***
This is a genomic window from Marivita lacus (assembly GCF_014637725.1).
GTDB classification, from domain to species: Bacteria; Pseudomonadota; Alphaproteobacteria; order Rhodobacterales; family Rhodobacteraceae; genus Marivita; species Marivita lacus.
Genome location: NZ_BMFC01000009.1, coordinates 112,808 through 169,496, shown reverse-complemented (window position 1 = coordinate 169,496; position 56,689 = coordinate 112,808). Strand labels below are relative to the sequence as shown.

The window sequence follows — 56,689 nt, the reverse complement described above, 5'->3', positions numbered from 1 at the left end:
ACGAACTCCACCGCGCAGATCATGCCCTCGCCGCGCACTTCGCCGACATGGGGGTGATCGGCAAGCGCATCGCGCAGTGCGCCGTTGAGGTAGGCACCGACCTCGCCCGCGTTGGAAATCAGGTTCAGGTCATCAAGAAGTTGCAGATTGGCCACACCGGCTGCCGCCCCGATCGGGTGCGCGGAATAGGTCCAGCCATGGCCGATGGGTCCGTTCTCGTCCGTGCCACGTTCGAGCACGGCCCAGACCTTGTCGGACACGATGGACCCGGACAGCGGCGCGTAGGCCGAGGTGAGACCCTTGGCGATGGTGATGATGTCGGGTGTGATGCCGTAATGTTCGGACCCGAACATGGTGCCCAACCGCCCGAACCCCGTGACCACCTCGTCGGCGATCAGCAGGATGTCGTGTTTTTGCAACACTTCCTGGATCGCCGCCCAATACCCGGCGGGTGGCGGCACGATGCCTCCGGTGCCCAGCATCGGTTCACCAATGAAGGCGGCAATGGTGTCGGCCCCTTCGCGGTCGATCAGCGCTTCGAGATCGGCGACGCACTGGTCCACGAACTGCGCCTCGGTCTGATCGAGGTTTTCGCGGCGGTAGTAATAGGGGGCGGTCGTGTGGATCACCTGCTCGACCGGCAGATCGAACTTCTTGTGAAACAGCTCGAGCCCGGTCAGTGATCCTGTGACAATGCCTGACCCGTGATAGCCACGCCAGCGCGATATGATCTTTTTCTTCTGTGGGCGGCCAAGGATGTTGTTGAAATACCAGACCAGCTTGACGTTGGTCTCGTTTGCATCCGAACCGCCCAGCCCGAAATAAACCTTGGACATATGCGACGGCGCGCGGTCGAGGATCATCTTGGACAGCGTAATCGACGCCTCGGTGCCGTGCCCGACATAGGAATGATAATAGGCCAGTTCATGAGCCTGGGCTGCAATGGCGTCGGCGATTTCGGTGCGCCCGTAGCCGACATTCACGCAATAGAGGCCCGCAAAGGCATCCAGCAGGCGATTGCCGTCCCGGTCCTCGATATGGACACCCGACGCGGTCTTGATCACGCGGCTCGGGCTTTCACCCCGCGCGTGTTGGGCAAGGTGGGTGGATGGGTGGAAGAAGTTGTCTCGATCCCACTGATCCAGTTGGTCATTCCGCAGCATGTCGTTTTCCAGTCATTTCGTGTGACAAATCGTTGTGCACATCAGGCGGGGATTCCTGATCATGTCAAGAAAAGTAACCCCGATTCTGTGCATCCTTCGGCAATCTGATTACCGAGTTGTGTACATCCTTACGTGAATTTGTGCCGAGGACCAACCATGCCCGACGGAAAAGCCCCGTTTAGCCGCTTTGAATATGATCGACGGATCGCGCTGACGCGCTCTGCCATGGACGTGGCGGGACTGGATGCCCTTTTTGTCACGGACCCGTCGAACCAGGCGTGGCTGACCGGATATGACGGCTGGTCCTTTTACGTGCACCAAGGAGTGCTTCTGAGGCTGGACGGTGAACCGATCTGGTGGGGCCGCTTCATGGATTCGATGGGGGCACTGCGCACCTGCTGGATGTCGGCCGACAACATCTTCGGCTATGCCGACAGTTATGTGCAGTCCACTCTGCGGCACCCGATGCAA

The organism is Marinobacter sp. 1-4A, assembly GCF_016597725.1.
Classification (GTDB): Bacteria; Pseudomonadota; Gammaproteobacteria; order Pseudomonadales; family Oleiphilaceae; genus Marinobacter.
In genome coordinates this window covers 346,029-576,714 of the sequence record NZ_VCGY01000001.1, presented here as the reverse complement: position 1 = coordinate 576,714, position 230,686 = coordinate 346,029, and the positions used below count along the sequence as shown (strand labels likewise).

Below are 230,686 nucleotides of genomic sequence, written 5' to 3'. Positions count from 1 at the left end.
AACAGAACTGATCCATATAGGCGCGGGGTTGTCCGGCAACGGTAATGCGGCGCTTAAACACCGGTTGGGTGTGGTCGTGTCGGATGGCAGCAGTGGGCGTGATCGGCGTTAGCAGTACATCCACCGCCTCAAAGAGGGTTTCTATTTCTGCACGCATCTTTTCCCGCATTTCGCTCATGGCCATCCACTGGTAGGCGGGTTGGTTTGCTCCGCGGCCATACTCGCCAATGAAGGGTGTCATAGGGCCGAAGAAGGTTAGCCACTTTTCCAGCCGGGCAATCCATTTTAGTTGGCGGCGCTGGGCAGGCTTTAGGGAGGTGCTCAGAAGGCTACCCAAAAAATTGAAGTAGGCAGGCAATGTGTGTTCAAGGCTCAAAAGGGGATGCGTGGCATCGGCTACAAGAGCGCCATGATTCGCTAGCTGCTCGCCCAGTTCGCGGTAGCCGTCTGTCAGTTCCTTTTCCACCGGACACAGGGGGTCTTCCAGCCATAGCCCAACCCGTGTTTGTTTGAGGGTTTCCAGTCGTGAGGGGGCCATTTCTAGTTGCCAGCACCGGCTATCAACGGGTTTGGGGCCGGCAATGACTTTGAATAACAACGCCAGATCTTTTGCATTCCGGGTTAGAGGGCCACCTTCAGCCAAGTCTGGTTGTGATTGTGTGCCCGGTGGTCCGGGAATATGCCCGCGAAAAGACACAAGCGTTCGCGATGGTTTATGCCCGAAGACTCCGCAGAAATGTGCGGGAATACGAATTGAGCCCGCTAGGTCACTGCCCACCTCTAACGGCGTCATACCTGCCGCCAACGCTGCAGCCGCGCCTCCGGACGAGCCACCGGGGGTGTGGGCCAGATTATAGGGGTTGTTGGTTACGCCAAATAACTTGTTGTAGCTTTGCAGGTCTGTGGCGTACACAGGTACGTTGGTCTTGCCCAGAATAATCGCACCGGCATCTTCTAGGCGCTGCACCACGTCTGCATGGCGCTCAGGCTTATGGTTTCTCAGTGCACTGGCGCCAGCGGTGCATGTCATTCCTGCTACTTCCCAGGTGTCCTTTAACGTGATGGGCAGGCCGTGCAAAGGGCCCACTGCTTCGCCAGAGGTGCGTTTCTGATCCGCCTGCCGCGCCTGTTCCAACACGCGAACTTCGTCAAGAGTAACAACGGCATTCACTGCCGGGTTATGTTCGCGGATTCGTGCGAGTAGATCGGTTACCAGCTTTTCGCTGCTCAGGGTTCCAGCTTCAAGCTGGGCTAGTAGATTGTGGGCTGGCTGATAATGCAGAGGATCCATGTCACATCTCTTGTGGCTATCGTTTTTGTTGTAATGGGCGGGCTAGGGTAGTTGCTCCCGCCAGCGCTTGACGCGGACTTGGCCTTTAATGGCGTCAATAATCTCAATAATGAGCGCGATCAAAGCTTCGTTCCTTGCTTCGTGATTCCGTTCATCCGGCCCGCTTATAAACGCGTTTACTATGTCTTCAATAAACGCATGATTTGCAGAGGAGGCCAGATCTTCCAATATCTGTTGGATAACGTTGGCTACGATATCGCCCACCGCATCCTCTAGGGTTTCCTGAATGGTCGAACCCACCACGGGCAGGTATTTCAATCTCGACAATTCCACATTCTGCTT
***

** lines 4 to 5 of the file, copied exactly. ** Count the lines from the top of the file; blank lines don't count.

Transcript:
The window sequence follows — 56,689 nt, the reverse complement described above, 5'->3', positions numbered from 1 at the left end:
ACGAACTCCACCGCGCAGATCATGCCCTCGCCGCGCACTTCGCCGACATGGGGGTGATCGGCAAGCGCATCGCGCAGTGCGCCGTTGAGGTAGGCACCGACCTCGCCCGCGTTGGAAATCAGGTTCAGGTCATCAAGAAGTTGCAGATTGGCCACACCGGCTGCCGCCCCGATCGGGTGCGCGGAATAGGTCCAGCCATGGCCGATGGGTCCGTTCTCGTCCGTGCCACGTTCGAGCACGGCCCAGACCTTGTCGGACACGATGGACCCGGACAGCGGCGCGTAGGCCGAGGTGAGACCCTTGGCGATGGTGATGATGTCGGGTGTGATGCCGTAATGTTCGGACCCGAACATGGTGCCCAACCGCCCGAACCCCGTGACCACCTCGTCGGCGATCAGCAGGATGTCGTGTTTTTGCAACACTTCCTGGATCGCCGCCCAATACCCGGCGGGTGGCGGCACGATGCCTCCGGTGCCCAGCATCGGTTCACCAATGAAGGCGGCAATGGTGTCGGCCCCTTCGCGGTCGATCAGCGCTTCGAGATCGGCGACGCACTGGTCCACGAACTGCGCCTCGGTCTGATCGAGGTTTTCGCGGCGGTAGTAATAGGGGGCGGTCGTGTGGATCACCTGCTCGACCGGCAGATCGAACTTCTTGTGAAACAGCTCGAGCCCGGTCAGTGATCCTGTGACAATGCCTGACCCGTGATAGCCACGCCAGCGCGATATGATCTTTTTCTTCTGTGGGCGGCCAAGGATGTTGTTGAAATACCAGACCAGCTTGACGTTGGTCTCGTTTGCATCCGAACCGCCCAGCCCGAAATAAACCTTGGACATATGCGACGGCGCGCGGTCGAGGATCATCTTGGACAGCGTAATCGACGCCTCGGTGCCGTGCCCGACATAGGAATGATAATAGGCCAGTTCATGAGCCTGGGCTGCAATGGCGTCGGCGATTTCGGTGCGCCCGTAGCCGACATTCACGCAATAGAGGCCCGCAAAGGCATCCAGCAGGCGATTGCCGTCCCGGTCCTCGATATGGACACCCGACGCGGTCTTGATCACGCGGCTCGGGCTTTCACCCCGCGCGTGTTGGGCAAGGTGGGTGGATGGGTGGAAGAAGTTGTCTCGATCCCACTGATCCAGTTGGTCATTCCGCAGCATGTCGTTTTCCAGTCATTTCGTGTGACAAATCGTTGTGCACATCAGGCGGGGATTCCTGATCATGTCAAGAAAAGTAACCCCGATTCTGTGCATCCTTCGGCAATCTGATTACCGAGTTGTGTACATCCTTACGTGAATTTGTGCCGAGGACCAACCATGCCCGACGGAAAAGCCCCGTTTAGCCGCTTTGAATATGATCGACGGATCGCGCTGACGCGCTCTGCCATGGACGTGGCGGGACTGGATGCCCTTTTTGTCACGGACCCGTCGAACCAGGCGTGGCTGACCGGATATGACGGCTGGTCCTTTTACGTGCACCAAGGAGTGCTTCTGAGGCTGGACGGTGAACCGATCTGGTGGGGCCGCTTCATGGATTCGATGGGGGCACTGCGCACCTGCTGGATGTCGGCCGACAACATCTTCGGCTATGCCGACAGTTATGTGCAGTCCACTCTGCGGCACCCGATGCAA